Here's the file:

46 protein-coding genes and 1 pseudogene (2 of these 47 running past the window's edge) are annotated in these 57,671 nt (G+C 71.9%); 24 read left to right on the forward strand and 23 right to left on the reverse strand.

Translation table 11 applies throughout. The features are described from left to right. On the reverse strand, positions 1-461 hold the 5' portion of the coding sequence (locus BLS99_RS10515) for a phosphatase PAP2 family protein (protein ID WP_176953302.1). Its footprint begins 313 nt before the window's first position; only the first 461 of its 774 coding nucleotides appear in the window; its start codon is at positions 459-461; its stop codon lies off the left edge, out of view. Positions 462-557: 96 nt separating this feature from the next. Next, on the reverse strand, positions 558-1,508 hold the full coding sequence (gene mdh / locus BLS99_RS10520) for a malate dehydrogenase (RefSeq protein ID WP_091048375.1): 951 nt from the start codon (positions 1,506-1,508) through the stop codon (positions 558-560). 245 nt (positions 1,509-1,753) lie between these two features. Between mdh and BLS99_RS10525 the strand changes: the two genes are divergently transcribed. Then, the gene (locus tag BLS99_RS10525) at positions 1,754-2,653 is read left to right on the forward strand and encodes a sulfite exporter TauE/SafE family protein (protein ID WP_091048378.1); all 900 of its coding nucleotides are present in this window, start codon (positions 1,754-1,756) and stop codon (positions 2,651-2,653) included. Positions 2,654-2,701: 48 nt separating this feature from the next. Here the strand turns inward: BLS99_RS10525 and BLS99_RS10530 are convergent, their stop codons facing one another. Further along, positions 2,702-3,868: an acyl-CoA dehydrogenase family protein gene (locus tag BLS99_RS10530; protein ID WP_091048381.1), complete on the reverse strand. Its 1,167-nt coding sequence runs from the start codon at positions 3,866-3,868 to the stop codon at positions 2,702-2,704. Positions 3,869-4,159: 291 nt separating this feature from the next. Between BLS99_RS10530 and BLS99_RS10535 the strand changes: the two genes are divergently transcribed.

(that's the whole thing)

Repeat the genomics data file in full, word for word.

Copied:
46 protein-coding genes and 1 pseudogene (2 of these 47 running past the window's edge) are annotated in these 57,671 nt (G+C 71.9%); 24 read left to right on the forward strand and 23 right to left on the reverse strand.

Translation table 11 applies throughout. The features are described from left to right. On the reverse strand, positions 1-461 hold the 5' portion of the coding sequence (locus BLS99_RS10515) for a phosphatase PAP2 family protein (protein ID WP_176953302.1). Its footprint begins 313 nt before the window's first position; only the first 461 of its 774 coding nucleotides appear in the window; its start codon is at positions 459-461; its stop codon lies off the left edge, out of view. Positions 462-557: 96 nt separating this feature from the next. Next, on the reverse strand, positions 558-1,508 hold the full coding sequence (gene mdh / locus BLS99_RS10520) for a malate dehydrogenase (RefSeq protein ID WP_091048375.1): 951 nt from the start codon (positions 1,506-1,508) through the stop codon (positions 558-560). 245 nt (positions 1,509-1,753) lie between these two features. Between mdh and BLS99_RS10525 the strand changes: the two genes are divergently transcribed. Then, the gene (locus tag BLS99_RS10525) at positions 1,754-2,653 is read left to right on the forward strand and encodes a sulfite exporter TauE/SafE family protein (protein ID WP_091048378.1); all 900 of its coding nucleotides are present in this window, start codon (positions 1,754-1,756) and stop codon (positions 2,651-2,653) included. Positions 2,654-2,701: 48 nt separating this feature from the next. Here the strand turns inward: BLS99_RS10525 and BLS99_RS10530 are convergent, their stop codons facing one another. Further along, positions 2,702-3,868: an acyl-CoA dehydrogenase family protein gene (locus tag BLS99_RS10530; protein ID WP_091048381.1), complete on the reverse strand. Its 1,167-nt coding sequence runs from the start codon at positions 3,866-3,868 to the stop codon at positions 2,702-2,704. Positions 3,869-4,159: 291 nt separating this feature from the next. Between BLS99_RS10530 and BLS99_RS10535 the strand changes: the two genes are divergently transcribed.